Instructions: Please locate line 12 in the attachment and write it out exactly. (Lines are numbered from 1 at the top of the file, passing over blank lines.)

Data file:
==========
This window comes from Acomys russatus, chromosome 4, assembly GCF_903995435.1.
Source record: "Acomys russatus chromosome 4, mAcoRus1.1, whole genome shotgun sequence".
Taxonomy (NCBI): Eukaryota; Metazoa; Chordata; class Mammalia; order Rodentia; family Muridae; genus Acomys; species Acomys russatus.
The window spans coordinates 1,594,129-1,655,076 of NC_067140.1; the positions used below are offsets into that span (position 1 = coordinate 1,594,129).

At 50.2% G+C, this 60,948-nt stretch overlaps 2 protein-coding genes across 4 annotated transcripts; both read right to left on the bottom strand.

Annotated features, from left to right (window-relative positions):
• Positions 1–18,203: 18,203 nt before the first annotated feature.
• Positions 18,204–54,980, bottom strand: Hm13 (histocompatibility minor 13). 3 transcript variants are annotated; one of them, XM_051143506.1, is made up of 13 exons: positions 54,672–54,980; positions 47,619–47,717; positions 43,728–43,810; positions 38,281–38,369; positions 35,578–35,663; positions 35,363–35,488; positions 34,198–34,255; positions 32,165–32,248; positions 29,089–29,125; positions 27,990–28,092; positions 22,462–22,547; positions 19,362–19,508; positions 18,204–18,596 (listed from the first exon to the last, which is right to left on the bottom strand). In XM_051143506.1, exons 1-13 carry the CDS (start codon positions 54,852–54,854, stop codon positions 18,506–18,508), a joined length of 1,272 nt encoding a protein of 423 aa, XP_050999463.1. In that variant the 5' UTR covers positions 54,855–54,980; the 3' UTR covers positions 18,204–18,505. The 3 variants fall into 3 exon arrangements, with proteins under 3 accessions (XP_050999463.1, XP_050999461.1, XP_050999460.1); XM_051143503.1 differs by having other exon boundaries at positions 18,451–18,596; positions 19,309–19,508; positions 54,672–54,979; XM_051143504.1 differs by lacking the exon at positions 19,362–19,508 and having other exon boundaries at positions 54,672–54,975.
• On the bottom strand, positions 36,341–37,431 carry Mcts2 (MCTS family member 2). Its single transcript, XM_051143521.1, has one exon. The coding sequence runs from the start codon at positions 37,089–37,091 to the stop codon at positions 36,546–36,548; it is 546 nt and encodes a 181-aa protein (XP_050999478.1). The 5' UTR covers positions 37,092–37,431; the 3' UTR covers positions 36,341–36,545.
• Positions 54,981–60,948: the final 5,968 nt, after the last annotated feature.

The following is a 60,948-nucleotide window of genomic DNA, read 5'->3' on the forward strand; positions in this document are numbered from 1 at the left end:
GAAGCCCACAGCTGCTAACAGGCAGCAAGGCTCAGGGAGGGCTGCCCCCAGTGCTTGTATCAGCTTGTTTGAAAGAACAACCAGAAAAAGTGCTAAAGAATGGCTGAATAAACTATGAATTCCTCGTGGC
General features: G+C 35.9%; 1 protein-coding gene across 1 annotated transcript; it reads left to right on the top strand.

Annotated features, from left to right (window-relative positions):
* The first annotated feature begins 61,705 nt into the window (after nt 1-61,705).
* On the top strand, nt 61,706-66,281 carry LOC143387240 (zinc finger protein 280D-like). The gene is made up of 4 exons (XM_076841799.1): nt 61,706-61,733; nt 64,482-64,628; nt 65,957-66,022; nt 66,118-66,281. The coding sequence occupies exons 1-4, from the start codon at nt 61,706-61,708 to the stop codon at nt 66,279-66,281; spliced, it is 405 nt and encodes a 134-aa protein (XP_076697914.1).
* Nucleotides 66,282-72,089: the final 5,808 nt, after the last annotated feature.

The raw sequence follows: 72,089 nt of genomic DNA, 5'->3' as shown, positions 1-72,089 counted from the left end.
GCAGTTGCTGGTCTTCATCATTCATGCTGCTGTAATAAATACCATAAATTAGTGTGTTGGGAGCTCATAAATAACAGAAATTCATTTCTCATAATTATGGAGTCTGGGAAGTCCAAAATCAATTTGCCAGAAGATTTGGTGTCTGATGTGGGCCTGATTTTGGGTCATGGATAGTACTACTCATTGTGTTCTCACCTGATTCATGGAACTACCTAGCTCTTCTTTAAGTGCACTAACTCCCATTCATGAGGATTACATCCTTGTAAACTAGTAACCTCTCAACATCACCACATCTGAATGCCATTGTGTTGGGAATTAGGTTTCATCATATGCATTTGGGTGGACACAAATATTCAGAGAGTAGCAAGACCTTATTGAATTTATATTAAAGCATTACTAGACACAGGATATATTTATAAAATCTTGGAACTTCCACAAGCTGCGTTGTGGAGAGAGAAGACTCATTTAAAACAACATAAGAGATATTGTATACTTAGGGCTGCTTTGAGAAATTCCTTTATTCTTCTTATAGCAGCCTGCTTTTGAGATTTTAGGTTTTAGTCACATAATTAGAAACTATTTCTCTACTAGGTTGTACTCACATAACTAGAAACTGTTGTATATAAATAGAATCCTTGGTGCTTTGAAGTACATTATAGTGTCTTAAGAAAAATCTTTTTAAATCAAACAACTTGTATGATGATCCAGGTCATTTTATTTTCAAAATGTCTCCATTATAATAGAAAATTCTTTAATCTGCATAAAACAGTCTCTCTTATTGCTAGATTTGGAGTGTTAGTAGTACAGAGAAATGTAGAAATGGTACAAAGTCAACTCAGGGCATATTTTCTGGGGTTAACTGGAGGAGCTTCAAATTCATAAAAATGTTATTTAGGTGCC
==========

GAAGCCCACAGCTGCTAACAGGCAGCAAGGCTCAGGGAGGGCTGCCCCCAGTGCTTGTATCAGCTTGTTTGAAAGAACAACCAGAAAAAGTGCTAAAGAATGGCTGAATAAACTATGAATTCCTCGTGGC